World ghettos: Astoria: Greek outpost in New York City
Astoria is located in the north-western corner of the New York City borough of Queens. Thanks to its picturesque streets, excellent restaurants and great pedestrian areas, the residents of the Big Apple love it no less than Manhattan. Another obvious advantage of this area is the fact that in comparison with other parts of the metropolitan city, it is rather quiet, and is not crammed with cars and skyscrapers. The neighbourhood owes its poetic name to American millionaire merchant John Jacob Astor. Being an incredibly rich, with a net worth of over 20 million dollars in 1840, that taking into account inflation today would equal to 100 billion, he owned many objects in these lands. Locals remember him not only as an efficient businessman, but also a weirdo: Astor could go to dine into the most hotspot pub and get in fight with hard workers; or, for instance, being in a bad mood, he could throw a thousand dollars into a fire. At the same time, he often gave to the poor people everything he had on, remaining in his underwear only. Fame about him and his escapades spread throughout the United States, so it is not surprising that the area comprising the bulk of his business infrastructure and has investments, was named first unofficially and then officially in his honour.Photo tripsavvy.com
Astoria, like the rest of New York earlier and nowadays, was the place of migrants, yet, there is no other country in the world where outsiders feel as free and comfortable as in the United States. Until the early 20th century, this area was a home to a significant number of residents of German, Dutch and Czech descent. None of them claimed to leadership, because in terms of number of people they were more or less equal. Everything changed after the Second World War, when Astoria was flooded by Greeks, Cypriots and Balkan natives. The Iron Curtain, Communist rise to power and the economic crisis, can be called the main reason for the mass migration of southern Europe natives to the distant America. Amazingly, in just a few decades they managed not only to get used to a local climate, a new way of life and strange country, but also to contribute to the image of modern New York. Today, the streets of Astoria lined with coffee shops, family restaurants and fruit stalls, rather reminiscent of Athens or Thessaloniki than the City business districts, or "one-story America". It seems that it even has another weather, and air is warmer compared to the same in Manhattan or Brooklyn.Photo eportfolios.macaulay.cuny.edu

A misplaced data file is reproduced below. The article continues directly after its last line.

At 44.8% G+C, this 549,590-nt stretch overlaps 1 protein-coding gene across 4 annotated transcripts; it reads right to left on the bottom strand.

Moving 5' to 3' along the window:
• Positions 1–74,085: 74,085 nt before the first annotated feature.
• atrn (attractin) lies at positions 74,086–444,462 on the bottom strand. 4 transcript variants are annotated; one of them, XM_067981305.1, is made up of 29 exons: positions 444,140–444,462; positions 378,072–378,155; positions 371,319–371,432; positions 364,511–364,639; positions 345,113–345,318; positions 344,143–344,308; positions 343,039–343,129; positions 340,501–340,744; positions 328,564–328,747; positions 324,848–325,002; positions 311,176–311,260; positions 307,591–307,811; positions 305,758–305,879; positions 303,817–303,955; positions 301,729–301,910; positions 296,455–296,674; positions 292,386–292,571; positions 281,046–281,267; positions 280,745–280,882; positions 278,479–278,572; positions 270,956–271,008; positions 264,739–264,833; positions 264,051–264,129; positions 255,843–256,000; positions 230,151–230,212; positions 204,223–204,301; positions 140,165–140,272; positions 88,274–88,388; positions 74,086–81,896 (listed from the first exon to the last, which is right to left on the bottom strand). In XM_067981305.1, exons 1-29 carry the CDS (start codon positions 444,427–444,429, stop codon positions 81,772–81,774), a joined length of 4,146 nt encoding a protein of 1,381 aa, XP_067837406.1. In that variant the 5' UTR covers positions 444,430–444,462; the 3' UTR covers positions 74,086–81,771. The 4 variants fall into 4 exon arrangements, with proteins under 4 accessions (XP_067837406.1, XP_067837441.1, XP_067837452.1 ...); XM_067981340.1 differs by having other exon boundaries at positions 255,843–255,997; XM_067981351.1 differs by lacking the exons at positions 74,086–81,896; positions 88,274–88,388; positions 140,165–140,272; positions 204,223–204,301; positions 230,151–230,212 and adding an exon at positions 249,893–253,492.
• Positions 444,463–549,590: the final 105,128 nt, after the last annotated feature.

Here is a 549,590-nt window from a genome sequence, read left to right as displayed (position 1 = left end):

Many local people of the older generation, especially from among the first settlers, though they sincerely like the United States, never learned English considering it as a waste of time. They don’t go often beyond Astoria, since inside the quarter they can talk with each third, and their strong ethnic cluster is fast becoming a self-sufficient neighbourhood in more ways than simply food and necessities. About 35% of Astoria population is the Greeks. Even Italian or Irish neighbourhoods, which are traditionally the leaders among migrants in New York, do not have such density.Photo hellenicnews.com